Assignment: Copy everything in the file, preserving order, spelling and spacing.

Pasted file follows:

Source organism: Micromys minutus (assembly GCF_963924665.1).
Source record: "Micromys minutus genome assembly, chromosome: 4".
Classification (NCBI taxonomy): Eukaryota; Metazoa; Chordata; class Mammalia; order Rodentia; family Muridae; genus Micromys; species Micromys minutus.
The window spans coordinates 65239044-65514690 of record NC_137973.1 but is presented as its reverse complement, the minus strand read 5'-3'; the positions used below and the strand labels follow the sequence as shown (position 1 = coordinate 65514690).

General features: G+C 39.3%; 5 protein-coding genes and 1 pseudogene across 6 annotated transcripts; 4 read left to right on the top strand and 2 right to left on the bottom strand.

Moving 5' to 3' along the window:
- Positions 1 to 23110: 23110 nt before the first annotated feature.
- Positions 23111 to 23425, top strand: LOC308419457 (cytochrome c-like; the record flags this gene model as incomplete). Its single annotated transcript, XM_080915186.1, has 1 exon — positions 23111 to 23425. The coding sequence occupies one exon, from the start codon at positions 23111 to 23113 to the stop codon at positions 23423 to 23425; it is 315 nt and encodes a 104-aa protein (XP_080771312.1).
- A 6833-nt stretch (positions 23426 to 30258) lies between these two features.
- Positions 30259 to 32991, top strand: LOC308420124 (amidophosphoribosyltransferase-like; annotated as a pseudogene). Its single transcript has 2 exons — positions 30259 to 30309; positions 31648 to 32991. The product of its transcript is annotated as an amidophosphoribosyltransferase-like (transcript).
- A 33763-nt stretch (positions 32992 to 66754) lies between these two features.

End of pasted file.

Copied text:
Source organism: Micromys minutus (assembly GCF_963924665.1).
Source record: "Micromys minutus genome assembly, chromosome: 4".
Classification (NCBI taxonomy): Eukaryota; Metazoa; Chordata; class Mammalia; order Rodentia; family Muridae; genus Micromys; species Micromys minutus.
The window spans coordinates 65239044-65514690 of record NC_137973.1 but is presented as its reverse complement, the minus strand read 5'-3'; the positions used below and the strand labels follow the sequence as shown (position 1 = coordinate 65514690).

General features: G+C 39.3%; 5 protein-coding genes and 1 pseudogene across 6 annotated transcripts; 4 read left to right on the top strand and 2 right to left on the bottom strand.

Moving 5' to 3' along the window:
- Positions 1 to 23110: 23110 nt before the first annotated feature.
- Positions 23111 to 23425, top strand: LOC308419457 (cytochrome c-like; the record flags this gene model as incomplete). Its single annotated transcript, XM_080915186.1, has 1 exon — positions 23111 to 23425. The coding sequence occupies one exon, from the start codon at positions 23111 to 23113 to the stop codon at positions 23423 to 23425; it is 315 nt and encodes a 104-aa protein (XP_080771312.1).
- A 6833-nt stretch (positions 23426 to 30258) lies between these two features.
- Positions 30259 to 32991, top strand: LOC308420124 (amidophosphoribosyltransferase-like; annotated as a pseudogene). Its single transcript has 2 exons — positions 30259 to 30309; positions 31648 to 32991. The product of its transcript is annotated as an amidophosphoribosyltransferase-like (transcript).
- A 33763-nt stretch (positions 32992 to 66754) lies between these two features.